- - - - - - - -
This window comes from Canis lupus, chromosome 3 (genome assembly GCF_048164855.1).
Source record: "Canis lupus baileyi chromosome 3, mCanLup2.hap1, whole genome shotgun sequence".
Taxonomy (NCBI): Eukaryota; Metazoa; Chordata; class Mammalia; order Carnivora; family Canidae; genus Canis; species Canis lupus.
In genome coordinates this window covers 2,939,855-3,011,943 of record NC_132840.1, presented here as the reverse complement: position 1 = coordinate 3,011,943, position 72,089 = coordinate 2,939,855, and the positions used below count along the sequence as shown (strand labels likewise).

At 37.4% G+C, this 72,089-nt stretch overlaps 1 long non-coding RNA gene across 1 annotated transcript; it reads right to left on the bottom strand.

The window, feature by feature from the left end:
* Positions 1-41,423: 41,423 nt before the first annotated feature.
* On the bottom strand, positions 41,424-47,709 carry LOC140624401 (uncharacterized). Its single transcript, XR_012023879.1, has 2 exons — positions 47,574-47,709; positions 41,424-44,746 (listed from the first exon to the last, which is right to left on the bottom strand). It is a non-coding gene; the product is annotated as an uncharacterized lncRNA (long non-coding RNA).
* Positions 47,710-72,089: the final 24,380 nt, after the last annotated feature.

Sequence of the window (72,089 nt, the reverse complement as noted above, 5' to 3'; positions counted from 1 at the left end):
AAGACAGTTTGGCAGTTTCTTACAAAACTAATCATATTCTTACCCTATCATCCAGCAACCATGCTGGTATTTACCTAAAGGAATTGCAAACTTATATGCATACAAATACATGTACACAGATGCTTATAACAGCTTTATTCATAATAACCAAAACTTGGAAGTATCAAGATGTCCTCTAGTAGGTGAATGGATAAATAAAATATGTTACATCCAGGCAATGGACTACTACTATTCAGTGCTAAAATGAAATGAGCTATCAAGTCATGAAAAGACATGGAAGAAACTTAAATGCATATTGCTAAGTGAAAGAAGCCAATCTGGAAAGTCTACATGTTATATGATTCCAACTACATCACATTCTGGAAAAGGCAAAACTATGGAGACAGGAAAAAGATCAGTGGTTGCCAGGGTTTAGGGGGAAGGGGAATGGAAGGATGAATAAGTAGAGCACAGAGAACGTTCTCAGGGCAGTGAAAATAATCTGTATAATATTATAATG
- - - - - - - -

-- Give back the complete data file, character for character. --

This window comes from Canis lupus, chromosome 3 (genome assembly GCF_048164855.1).
Source record: "Canis lupus baileyi chromosome 3, mCanLup2.hap1, whole genome shotgun sequence".
Taxonomy (NCBI): Eukaryota; Metazoa; Chordata; class Mammalia; order Carnivora; family Canidae; genus Canis; species Canis lupus.
In genome coordinates this window covers 2,939,855-3,011,943 of record NC_132840.1, presented here as the reverse complement: position 1 = coordinate 3,011,943, position 72,089 = coordinate 2,939,855, and the positions used below count along the sequence as shown (strand labels likewise).

At 37.4% G+C, this 72,089-nt stretch overlaps 1 long non-coding RNA gene across 1 annotated transcript; it reads right to left on the bottom strand.

The window, feature by feature from the left end:
* Positions 1-41,423: 41,423 nt before the first annotated feature.
* On the bottom strand, positions 41,424-47,709 carry LOC140624401 (uncharacterized). Its single transcript, XR_012023879.1, has 2 exons — positions 47,574-47,709; positions 41,424-44,746 (listed from the first exon to the last, which is right to left on the bottom strand). It is a non-coding gene; the product is annotated as an uncharacterized lncRNA (long non-coding RNA).
* Positions 47,710-72,089: the final 24,380 nt, after the last annotated feature.

Sequence of the window (72,089 nt, the reverse complement as noted above, 5' to 3'; positions counted from 1 at the left end):
AAGACAGTTTGGCAGTTTCTTACAAAACTAATCATATTCTTACCCTATCATCCAGCAACCATGCTGGTATTTACCTAAAGGAATTGCAAACTTATATGCATACAAATACATGTACACAGATGCTTATAACAGCTTTATTCATAATAACCAAAACTTGGAAGTATCAAGATGTCCTCTAGTAGGTGAATGGATAAATAAAATATGTTACATCCAGGCAATGGACTACTACTATTCAGTGCTAAAATGAAATGAGCTATCAAGTCATGAAAAGACATGGAAGAAACTTAAATGCATATTGCTAAGTGAAAGAAGCCAATCTGGAAAGTCTACATGTTATATGATTCCAACTACATCACATTCTGGAAAAGGCAAAACTATGGAGACAGGAAAAAGATCAGTGGTTGCCAGGGTTTAGGGGGAAGGGGAATGGAAGGATGAATAAGTAGAGCACAGAGAACGTTCTCAGGGCAGTGAAAATAATCTGTATAATATTATAATG